Perhaps this all sounds like an exaggeration to you. I don't know how you think, nor do I care. My task has always been simply to dictate what I have been told. Despite others' reassurances, I don't think I am to live forever, and while yes, my memory serves me well, a somewhat skewed record is a better thing to leave behind than nothing at all when I am inevitably turned to ash.

Thank you for listening to my rather long-winded and unnecessary explanation. If you are reading this then you truly are dedicated to learning, and I won't begrudge you my records of the witch siblings, who were never meant to be born and may continue to lurk in the shadows in the corners of your eyes. This story will begin, and then it will end, and we will all move on as we must. There is no true ending to this history, despite what the arbitrary boundaries I set on the words may say.

Is that overdramatic? I'm not sorry if it seems so.

Date: XX-XX-86X CE.

Perfection came from humble beginnings, from a little girl cowering into her aunt's arms in the corner of a dirty one-room building as her mother screamed in exhausted agony during childbirth. When the little girl was born, labor had been terrifying and painful and terrifyingly painful, but it had been short and the child brought into the world with little fuss. When the mother birthed this time, her distended stomach twitched from the fighting within her, each twin clawing to be born first. Only a midwife and her sister were there; a priest had come in to beg the woman on the bed to turn to his God for help, to cast off the crueler God she worshiped to save herself, only to be snarled at and turned away at the door. Could you imagine such a happening, dear audience? Could you imagine being told that you have to throw away all that you've ever believed in to live?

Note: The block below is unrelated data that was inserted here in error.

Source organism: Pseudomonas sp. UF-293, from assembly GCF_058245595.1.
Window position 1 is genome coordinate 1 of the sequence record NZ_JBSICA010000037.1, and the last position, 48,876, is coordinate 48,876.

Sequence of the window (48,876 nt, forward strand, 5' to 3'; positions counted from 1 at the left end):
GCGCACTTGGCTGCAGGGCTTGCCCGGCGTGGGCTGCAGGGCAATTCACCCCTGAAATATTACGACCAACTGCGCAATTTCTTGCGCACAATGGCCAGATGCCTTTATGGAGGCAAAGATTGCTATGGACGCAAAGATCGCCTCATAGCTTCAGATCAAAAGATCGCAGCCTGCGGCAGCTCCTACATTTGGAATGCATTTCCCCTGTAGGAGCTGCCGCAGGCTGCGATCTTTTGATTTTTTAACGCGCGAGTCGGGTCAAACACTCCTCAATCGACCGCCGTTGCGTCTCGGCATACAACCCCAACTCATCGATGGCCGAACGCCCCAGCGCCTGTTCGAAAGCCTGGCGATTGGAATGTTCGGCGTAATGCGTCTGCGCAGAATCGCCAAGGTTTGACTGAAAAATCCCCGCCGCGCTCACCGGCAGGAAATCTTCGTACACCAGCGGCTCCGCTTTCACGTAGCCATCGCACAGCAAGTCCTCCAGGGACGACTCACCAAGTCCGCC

Ah. Of course. I seem to have forgotten exactly who might pick up this tome.

The woman was far stronger than we are. She spurned the priest, sending him away in between the pains that attacked her, and after he fled, she went back to her grim duty of bringing her children into the world. She begged them for mercy, begged them to understand who she was to them and who she was meant to be for them. She had prayed to her God for these children, and she knew that they would be born on that night, but her long hours of agony still ended in limitless relief when she was handed the twins she birthed. She breathed the names that she had chosen for them before drifting off to sleep, collapsing from exhaustion, the beginnings of a lullaby still on her lips.

The little girl in the corner, only just past her fifth year, was barely cognizant of what had happened. She knew of what the new arrivals entailed and had long since subconsciously embraced the role she would have to take on, but it took seeing them in person to truly have her new duty sink in. Her aunt had disappeared into the night, but she remained to stare unblinkingly at the babies pawing at her mother's bared chest. They began to scream, only barely waking the mother enough to free her breasts and allow them to drink from her with a fierce hunger.

A violent, choking bubble of protectiveness grew in her.

In that moment, the little girl's life completely shifted. Before, her fate was one that begged simplicity: she would grow up, she would find a husband, she would raise her children, and she would die, just another cog in the machine of feudalism. The second that she saw the two small twins, premature in their birth and still only barely clinging to life, she knew that she would live her life so that theirs were easy. She would be their guardian, their caretaker, their ultimate protector and gentlest nurturer. She would support them and die for them.

Isabella saw her siblings for the first time and fate coughed into motion.